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The meaning of «doxology»

A doxology (Ancient Greek: δοξολογία doxologia, from δόξα, doxa, "glory" and -λογία, -logia, "saying")[1][2][3] is a short hymn of praises to God in various forms of Christian worship, often added to the end of canticles, psalms, and hymns. The tradition derives from a similar practice in the Jewish synagogue,[4] where some version of the Kaddish serves to terminate each section of the service.

Among Christian traditions a doxology is typically an expression of praise sung to the Holy Trinity: the Father, the Son, and the Holy Spirit. It is common in high hymns for the final stanza to take the form of a doxology. Doxologies occur in the Eucharistic prayers, the Liturgy of the Hours, hymns, and various Catholic devotions such as novenas and the Rosary.

The Gloria in excelsis Deo, also called the Greater Doxology, is a hymn beginning with the words that the angels sang when the birth of Christ was announced to shepherds in Luke 2:14. Other verses were added very early, forming a doxology.

The Gloria Patri, so named for its Latin incipit, is commonly used as a doxology by Roman Catholics, Old Catholics, Independent Catholics, Orthodox, Anglicans, and many Protestants including Presbyterians, Lutherans, Methodists, Disciples of Christ and Reformed Baptists. It is called the "Lesser Doxology", thus distinguished from the "Great Doxology" (Gloria in Excelsis Deo), and is often called simply "the doxology". As well as praising God, it was regarded as a short declaration of faith in the equality of the three Persons of the Holy Trinity.

"In saecula saeculorum", here rendered "ages of ages", is the calque of what was probably a Semitic idiom, via Koine Greek, meaning "forever." It is also rendered "world without end" in English, an expression also used in James I's Authorised Version of the Bible in Ephesians 3:21 and Isaiah 45:17. Similarly, "et semper" is often rendered "and ever shall be", thus giving the more metrical English version,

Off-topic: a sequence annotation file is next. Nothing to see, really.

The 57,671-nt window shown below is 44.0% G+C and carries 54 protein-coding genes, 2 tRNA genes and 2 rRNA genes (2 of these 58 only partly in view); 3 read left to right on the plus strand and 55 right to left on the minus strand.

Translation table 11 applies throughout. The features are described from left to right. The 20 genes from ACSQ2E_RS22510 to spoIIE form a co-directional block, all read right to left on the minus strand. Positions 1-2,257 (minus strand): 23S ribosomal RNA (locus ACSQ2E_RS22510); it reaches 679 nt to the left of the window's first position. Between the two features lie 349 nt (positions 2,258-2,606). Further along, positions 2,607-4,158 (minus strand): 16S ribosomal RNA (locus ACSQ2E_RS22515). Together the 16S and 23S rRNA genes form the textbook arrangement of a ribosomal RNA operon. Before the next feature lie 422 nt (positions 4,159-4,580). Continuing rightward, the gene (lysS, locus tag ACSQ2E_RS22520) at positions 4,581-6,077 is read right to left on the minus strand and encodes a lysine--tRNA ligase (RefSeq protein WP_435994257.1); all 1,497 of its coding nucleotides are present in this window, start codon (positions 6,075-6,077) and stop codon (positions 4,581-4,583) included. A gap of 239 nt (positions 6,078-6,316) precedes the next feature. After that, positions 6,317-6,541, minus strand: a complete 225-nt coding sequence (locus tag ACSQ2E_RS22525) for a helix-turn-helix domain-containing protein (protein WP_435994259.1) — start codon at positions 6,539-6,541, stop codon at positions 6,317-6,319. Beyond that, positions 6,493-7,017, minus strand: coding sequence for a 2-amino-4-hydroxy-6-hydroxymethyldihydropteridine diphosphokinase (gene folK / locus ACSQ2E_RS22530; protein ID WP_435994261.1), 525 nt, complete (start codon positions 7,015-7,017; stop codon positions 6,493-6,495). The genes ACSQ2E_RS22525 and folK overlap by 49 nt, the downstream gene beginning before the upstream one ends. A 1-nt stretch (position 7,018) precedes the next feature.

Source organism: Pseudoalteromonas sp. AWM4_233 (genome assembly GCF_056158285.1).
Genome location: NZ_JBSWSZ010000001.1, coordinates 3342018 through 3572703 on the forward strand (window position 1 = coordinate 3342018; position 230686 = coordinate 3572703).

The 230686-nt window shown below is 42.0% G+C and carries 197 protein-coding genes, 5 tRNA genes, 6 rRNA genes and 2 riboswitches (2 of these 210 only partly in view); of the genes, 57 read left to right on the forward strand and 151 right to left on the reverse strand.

A common version of the Liturgy of the Hours, as approved by the U.S. Conference of Catholic Bishops, uses a newer, different translation for the Latin:

The most commonly encountered Orthodox English version:

The modern Anglican version found in Common Worship is slightly different, and is rooted in the aforementioned translations found in the Authorised Version:

Another doxology in widespread use in English, in some Protestant traditions commonly referred to simply as The Doxology or The Common Doxology,[5] begins "Praise God, from whom all blessings flow". The words are thus:

These words were written in 1674 by Thomas Ken[6] as the final verse of two hymns, "Awake, my soul, and with the sun"[7] and "Glory to thee, my God, this night,"[8] intended for morning and evening worship at Winchester College. This final verse, separated from its proper hymns and sung to the tune "Old 100th",[9] "Duke Street", "Lasst uns erfreuen", "The Eighth Tune" by Thomas Tallis, among others, frequently marks the dedication of alms or offerings at Sunday worship. The popular Hawaiian version Hoʻonani i ka Makua mau was translated by Hiram Bingham I and is published in hymnals.[10] Many Mennonite congregations sing a longer and more embellished setting of this text known as "Dedication Anthem" by Samuel Stanley.[11] In Mennonite circles, this doxology is commonly known as "606" for its hymn number in The Mennonite Hymnal [1969], and colloquially known as the "Mennonite National Anthem." Students at Goshen College stand and sing the doxology when 6:06 remains in a soccer game – as long as Goshen is winning the game.[12]

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